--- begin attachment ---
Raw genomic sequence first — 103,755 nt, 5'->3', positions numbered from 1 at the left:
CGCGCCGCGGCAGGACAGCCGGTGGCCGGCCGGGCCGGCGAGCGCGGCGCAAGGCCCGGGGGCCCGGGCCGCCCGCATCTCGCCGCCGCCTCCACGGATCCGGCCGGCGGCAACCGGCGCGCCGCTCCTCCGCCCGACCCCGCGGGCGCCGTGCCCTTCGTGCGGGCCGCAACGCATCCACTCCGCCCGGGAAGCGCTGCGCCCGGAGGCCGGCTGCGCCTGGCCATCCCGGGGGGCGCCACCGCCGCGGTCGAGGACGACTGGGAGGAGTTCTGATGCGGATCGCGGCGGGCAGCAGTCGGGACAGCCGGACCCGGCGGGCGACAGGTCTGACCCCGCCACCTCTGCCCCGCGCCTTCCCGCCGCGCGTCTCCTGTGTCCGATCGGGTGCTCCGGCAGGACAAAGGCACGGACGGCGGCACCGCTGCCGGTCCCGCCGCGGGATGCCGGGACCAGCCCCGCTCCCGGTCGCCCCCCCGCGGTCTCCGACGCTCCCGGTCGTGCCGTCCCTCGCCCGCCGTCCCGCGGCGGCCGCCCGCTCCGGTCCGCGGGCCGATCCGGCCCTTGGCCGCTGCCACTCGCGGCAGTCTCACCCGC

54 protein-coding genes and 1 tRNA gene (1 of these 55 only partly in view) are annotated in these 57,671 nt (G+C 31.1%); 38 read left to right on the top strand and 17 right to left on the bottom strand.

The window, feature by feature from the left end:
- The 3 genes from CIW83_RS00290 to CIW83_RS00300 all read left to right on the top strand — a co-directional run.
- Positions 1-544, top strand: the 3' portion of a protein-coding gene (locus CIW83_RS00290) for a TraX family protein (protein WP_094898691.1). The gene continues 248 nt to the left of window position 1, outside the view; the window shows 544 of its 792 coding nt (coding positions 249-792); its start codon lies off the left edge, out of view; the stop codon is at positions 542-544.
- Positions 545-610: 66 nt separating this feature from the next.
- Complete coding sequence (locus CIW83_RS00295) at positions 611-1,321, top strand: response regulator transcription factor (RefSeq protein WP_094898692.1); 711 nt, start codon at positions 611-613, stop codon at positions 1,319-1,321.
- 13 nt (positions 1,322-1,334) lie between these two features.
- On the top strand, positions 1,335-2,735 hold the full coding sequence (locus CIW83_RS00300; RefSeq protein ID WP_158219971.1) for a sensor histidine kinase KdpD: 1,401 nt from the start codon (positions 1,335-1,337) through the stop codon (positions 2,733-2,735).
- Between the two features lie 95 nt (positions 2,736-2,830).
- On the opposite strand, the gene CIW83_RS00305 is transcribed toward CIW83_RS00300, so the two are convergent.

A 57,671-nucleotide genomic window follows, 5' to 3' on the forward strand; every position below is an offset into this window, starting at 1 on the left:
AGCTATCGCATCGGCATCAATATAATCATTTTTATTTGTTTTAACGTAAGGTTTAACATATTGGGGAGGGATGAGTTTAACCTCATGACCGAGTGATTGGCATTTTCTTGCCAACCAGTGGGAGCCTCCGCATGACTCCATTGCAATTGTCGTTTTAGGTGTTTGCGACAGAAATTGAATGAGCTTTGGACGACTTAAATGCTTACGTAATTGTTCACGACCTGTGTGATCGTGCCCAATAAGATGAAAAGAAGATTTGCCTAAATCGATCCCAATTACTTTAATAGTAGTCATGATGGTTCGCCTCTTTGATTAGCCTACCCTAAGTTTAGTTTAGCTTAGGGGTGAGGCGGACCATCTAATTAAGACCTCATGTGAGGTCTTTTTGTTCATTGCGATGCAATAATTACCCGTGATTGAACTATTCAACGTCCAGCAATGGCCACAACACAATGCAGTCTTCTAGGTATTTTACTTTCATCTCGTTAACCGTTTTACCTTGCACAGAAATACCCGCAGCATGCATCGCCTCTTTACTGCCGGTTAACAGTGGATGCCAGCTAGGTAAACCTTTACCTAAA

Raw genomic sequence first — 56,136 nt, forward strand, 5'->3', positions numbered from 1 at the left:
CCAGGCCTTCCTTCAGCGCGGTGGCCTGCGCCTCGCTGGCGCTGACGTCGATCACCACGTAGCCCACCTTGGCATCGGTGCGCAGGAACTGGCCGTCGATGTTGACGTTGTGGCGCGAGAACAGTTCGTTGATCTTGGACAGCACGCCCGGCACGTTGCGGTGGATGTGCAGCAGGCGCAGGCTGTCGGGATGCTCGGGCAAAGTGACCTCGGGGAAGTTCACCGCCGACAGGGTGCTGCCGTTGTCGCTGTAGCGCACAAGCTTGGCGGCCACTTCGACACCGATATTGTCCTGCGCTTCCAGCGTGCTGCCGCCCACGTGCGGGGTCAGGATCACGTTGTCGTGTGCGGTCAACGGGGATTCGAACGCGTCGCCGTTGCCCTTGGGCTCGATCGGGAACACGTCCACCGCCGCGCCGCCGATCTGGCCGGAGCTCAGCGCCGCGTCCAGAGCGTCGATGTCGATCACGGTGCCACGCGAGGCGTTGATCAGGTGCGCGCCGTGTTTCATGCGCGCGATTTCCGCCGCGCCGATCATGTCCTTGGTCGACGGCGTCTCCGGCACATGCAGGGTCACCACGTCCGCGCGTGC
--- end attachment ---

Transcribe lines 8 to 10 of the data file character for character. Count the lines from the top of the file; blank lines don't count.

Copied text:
- Complete coding sequence (locus CIW83_RS00295) at positions 611-1,321, top strand: response regulator transcription factor (RefSeq protein WP_094898692.1); 711 nt, start codon at positions 611-613, stop codon at positions 1,319-1,321.
- 13 nt (positions 1,322-1,334) lie between these two features.
- On the top strand, positions 1,335-2,735 hold the full coding sequence (locus CIW83_RS00300; RefSeq protein ID WP_158219971.1) for a sensor histidine kinase KdpD: 1,401 nt from the start codon (positions 1,335-1,337) through the stop codon (positions 2,733-2,735).